No-Parallax Point and Creating Panoramas in Lightroom CC

Alresford Creek, Essex

I have struggled a bit to understand about the no-parallax point and the part it plays in panoramic photographs. I understand that parallax can easily be seen by holding up a finger, looking at it through one eye and then through the other eye causes it to apparently move in relation to the background. This is because the entrance to each of of our pupils is in a slightly different position. This parallax will have an effect when taking photographs that are to be stitched together to form a panorama and I need to be careful not to have objects in the foreground change position against the background. I can do this by keeping the entrance to the lens in the same place while I turn the camera.

There is lots of science and minute measurements to help photographers find the no-parallax point for their particular camera and lens. The PanoTools Wiki has a useful chart that lists the entrance pupil distance for a range of cameras and lenses. JohnHPanos also has a useful guide that talks about how to find the no-parallax point for an SLR camera.

To help further there are a number of manual and motorised tri-pod heads that can be purchased from the usual photographic outlets, some that are even controlled from a smart phone. However as a poor student I cannot afford any of them! I have been using a simple bracket that holds my camera slightly back so that the front of the lens is close to the centre of the head of the tripod.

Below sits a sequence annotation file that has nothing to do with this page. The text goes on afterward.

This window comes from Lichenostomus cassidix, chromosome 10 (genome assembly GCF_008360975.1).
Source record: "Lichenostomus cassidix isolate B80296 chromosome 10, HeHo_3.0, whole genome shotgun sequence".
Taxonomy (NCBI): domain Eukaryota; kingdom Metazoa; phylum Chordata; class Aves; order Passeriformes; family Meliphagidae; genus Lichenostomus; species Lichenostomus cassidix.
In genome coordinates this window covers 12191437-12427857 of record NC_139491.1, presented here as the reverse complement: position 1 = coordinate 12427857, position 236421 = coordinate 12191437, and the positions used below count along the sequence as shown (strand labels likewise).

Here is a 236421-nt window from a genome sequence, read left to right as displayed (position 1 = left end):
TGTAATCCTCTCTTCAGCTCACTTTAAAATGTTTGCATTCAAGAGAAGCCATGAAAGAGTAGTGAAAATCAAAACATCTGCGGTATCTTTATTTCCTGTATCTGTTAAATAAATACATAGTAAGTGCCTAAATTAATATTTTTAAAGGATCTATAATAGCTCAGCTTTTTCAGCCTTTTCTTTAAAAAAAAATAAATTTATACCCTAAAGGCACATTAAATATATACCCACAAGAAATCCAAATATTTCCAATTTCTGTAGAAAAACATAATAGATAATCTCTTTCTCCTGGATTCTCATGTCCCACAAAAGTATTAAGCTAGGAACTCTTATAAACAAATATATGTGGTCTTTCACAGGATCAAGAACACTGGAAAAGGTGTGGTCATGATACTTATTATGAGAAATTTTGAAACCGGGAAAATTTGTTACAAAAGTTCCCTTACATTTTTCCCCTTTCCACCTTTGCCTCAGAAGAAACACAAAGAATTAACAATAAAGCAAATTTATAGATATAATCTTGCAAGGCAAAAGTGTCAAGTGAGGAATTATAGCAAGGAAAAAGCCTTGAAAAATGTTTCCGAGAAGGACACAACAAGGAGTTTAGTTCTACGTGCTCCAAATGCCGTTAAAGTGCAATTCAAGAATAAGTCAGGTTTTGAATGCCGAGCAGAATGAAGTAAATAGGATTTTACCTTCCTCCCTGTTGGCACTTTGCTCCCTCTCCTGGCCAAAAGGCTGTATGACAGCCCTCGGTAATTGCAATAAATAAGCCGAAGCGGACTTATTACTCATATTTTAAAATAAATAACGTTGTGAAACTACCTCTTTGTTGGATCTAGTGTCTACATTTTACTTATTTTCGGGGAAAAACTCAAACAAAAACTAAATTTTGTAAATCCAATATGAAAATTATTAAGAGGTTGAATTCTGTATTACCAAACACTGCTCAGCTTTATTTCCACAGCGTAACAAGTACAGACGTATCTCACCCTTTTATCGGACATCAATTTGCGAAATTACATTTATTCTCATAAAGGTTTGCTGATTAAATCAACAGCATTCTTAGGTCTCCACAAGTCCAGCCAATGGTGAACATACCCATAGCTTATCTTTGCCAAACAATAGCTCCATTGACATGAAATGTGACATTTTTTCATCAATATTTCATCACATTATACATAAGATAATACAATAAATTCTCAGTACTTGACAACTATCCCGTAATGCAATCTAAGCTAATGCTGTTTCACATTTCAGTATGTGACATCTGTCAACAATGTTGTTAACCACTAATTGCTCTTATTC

Having said all of that, the software that is currently available to automatically merge photographs together is so good that any parallax is hardly noticeable.

Today I have been out taking a few local panoramas to see if I can spot any parallax errors when my photographs are merged together.

With tripod extension
Without parallax bracket

Without tripod extension
With parallax bracket

I have used the Photo Merge / Panorama option in Lightroom to create these panoramas. It is very straight-forward to do and fun to mess about with it but there is also a very useful tutorial about how to create panoramas in Lightroom on the Adobe website that explains the process I have used very clearly.

I can’t honestly see an awful lot of difference in the two images above. Some of the clouds in the first image look as though they have been cut off as they appear to have some harsh flat edges but when I zoom in on my computer they are not as unnatural as they appear on here.

While I was at it I have merged one of the panoramas several times using the different options available in Lightroom.

With parallax bracket, spherical photo merge
With parallax bracket, spherical photo merge

With parallax bracket, cylindrical photo merge
With parallax bracket, cylindrical photo merge

With parallax bracket, perspective photo merge
With parallax bracket, perspective photo merge

Adobe suggests that the spherical setting is best for 360 degree panoramas, the cylindrical setting is best for very wide panoramas and the perspective setting is best for shorter panoramas.

I like the cylindrical setting for this particular shot.

Alresford Creek, EssexThese are another couple of shots I took this morning and the edited photo of the ford. I’ve left them in colour as the sky and daffodils look great after the past few stormy days.

St Peter's Church, Alresford, Essex

St Peter's Church Yard, Alresford, Essex

The Ford, Alresford Creek, Essex